4 Easy Diet Rules Carrie Underwood Swears By

The country star's trainer, Erin Oprea, shares her tips to help you lose weight while still enjoying what you eat.

Carrie Underwood

Diets are rough. Mostly because the second you start one, you typically have to stop eating everything you like to eat. Thank goodness that's not the case for every plan. Erin Oprea, celebrity trainer and former marine, only requires you to abide by four steps to transform your body.

Need proof those steps work? Two words: Carrie Underwood. A longtime client of Oprea, the musician credits the trainer with her fit physique. And the plan that keeps her healthy and happy is available in Oprea's book, The 4x4 Diet, which focuses on changing the way you look and feel with four key foods and 4-minute workouts.

It might be called a diet, but it's really not. As Underwood writes in the book's foreword, it's more of "a lifestyle" that focuses on eating as cleanly as possible. And the best part? There's no counting calories.

"Your life doesn't have to be around measuring everything you eat and obsessing over it. Just learn to eat clean foods and eat until you're content. How many people are going to overeat zucchini noodles?" Oprea says. "With healthier foods, it's OK if you eat more than 3 oz. of grilled chicken breast. Unlike eating fried chicken, you won't keep eating and gain weight."

Follow these four easy tips to start seeing positive changes to your body and mood.

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Cut Out Starches at Night

Who doesn't love pasta, potatoes, and bread? Don't worry, Oprea isn't going to make you break up with them — you just can't eat them at night. Which makes sense, because eating healthy carbs like brown rice, oats, quinoa pasta, and whole grain bread earlier in the day will give you much-needed energy to get through the afternoon.


"The second you tell someone they can't have carbs, that's all they think about. It becomes an obsession. Or it works for a while, then they eat carbs again for the first time and they can't stop and gain a lot of weight," Oprea says.


Because you're not burning as many calories at night as you are earlier in the day, those carbs are more likely to be stored as fat. Oprea recommends cutting off your carb intake at 3 or 4 p.m. And no, that doesn't mean you can gobble down as much as you want before then — you still have to make sure your choices are balanced.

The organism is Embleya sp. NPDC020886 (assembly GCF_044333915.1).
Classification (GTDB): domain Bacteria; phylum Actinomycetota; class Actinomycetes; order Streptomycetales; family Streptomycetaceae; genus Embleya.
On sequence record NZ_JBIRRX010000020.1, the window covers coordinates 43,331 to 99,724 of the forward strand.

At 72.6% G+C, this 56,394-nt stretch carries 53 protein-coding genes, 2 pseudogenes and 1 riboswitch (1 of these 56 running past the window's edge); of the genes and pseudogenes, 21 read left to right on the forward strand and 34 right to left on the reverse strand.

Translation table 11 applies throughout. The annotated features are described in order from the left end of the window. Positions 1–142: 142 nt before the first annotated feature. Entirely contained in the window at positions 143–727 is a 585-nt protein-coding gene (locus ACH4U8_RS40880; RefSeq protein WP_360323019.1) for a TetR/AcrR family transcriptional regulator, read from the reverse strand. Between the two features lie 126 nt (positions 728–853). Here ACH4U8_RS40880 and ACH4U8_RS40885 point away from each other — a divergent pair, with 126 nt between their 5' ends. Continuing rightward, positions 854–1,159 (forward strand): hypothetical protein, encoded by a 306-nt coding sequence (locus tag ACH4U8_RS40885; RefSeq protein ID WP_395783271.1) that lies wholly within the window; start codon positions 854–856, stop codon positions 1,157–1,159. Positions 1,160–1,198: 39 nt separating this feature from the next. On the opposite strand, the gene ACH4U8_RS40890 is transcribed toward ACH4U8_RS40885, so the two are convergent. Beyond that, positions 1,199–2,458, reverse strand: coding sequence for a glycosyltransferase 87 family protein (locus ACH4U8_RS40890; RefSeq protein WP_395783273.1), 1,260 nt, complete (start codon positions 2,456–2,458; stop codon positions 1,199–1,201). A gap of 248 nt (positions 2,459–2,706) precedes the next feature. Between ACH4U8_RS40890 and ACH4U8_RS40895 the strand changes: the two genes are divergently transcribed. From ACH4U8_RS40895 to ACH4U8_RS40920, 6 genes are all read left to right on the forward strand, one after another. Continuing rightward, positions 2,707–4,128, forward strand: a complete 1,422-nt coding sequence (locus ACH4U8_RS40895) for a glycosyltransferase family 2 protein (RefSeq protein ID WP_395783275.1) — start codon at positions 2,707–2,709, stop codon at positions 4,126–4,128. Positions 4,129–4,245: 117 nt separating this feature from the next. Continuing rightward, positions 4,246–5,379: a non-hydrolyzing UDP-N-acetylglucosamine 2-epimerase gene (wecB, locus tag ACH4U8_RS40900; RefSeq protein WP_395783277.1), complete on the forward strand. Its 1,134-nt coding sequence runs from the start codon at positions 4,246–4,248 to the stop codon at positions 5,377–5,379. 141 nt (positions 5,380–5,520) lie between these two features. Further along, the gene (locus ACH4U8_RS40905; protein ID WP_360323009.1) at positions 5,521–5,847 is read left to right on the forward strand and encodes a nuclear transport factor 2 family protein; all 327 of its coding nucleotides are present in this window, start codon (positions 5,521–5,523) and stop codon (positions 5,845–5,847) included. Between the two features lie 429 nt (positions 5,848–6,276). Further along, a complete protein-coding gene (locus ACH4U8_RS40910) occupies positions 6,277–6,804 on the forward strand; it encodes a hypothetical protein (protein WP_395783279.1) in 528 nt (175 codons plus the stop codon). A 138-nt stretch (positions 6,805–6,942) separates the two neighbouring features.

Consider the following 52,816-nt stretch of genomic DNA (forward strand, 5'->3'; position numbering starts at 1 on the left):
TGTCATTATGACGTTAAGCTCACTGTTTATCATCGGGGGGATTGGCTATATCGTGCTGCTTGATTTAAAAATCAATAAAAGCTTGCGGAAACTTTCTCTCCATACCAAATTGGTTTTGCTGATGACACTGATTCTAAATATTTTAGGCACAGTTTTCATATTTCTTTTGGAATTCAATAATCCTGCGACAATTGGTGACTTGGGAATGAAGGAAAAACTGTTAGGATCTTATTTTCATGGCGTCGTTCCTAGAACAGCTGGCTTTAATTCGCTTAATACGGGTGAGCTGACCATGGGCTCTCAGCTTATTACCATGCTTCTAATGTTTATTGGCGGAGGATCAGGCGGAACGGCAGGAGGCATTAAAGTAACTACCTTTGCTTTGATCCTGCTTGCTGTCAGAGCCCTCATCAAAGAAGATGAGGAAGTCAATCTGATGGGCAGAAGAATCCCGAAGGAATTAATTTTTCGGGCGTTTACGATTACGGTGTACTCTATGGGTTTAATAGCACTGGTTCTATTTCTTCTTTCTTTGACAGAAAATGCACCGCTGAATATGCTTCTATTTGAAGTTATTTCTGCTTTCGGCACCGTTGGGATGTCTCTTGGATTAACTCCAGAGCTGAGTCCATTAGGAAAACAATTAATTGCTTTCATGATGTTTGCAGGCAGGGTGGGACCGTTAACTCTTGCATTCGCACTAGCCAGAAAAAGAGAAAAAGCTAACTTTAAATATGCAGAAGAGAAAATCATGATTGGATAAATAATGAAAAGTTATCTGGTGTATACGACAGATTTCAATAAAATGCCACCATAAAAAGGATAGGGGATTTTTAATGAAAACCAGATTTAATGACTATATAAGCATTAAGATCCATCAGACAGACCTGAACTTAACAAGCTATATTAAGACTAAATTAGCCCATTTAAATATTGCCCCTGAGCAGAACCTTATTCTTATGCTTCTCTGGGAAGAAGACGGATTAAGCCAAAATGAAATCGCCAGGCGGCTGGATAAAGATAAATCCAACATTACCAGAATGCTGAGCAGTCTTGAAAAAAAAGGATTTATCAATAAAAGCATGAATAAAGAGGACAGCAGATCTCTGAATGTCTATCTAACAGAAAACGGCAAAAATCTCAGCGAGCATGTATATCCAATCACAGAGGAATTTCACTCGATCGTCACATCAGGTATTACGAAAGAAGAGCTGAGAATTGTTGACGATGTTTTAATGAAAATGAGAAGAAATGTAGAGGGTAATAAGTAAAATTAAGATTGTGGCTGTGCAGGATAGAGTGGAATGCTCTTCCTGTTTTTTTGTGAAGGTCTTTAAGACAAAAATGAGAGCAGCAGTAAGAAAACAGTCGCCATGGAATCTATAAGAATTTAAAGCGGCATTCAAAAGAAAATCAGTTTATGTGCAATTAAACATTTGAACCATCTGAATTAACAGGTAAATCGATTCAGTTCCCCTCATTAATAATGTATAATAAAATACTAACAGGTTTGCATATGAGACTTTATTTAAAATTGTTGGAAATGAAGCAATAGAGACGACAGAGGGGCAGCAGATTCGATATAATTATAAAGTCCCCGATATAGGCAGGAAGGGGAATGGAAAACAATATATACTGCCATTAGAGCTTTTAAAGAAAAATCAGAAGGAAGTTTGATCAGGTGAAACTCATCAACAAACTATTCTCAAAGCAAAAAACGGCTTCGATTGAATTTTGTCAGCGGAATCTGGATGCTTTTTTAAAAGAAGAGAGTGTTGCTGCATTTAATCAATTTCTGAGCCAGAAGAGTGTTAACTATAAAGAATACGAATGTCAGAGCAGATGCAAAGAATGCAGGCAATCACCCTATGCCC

Still crave pasta at night? Make simple swaps. (Like zoodles for spaghetti! Yum!)

Cut Back on Sugar

We all know sugar isn't great for our bodies, which is exactly why our daily allotment is getting smaller and smaller.


Oprea recommends that you don't worry too much about how much natural sugar you're eating from fruit, but do focus on cutting back on added sugar instead. Look at nutrition labels carefully and don't pick up anything that has more than 5 g per serving.


Also, be wary of baked goods, sauces, soda, and other foods that commonly have a whole lot of added sugar, sometimes sneakily disguised by these different names.

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Cut Back on Sodium

Buh-bye, sodium! Sure, salty french fries taste amazing, but it adds up quickly. Oprea recommends all her clients keep their daily sodium intake under 2,000 mg per day. This is another case when it's good to pay close attention to labels. Packaged deli meat, cheese, and even bread are common culprits of high sodium levels.


An easy way to cut back on sodium during the day? Instead of using salt, Oprea recommends experimenting with other spices and low-sodium seasonings to achieve your desired flavor. Oh, and saying goodbye to fast food is probably a good idea, too.

Cut Back on Alcohol

Don't worry, you don't have to completely swear off your wine nights. But Oprea does emphasize how many calories (and empty calories, at that) alcoholic beverages have. To beat the bulge, she says to stick to no more than two or three drinks per week. And if you still want to drink, try a healthier version or mocktail instead.

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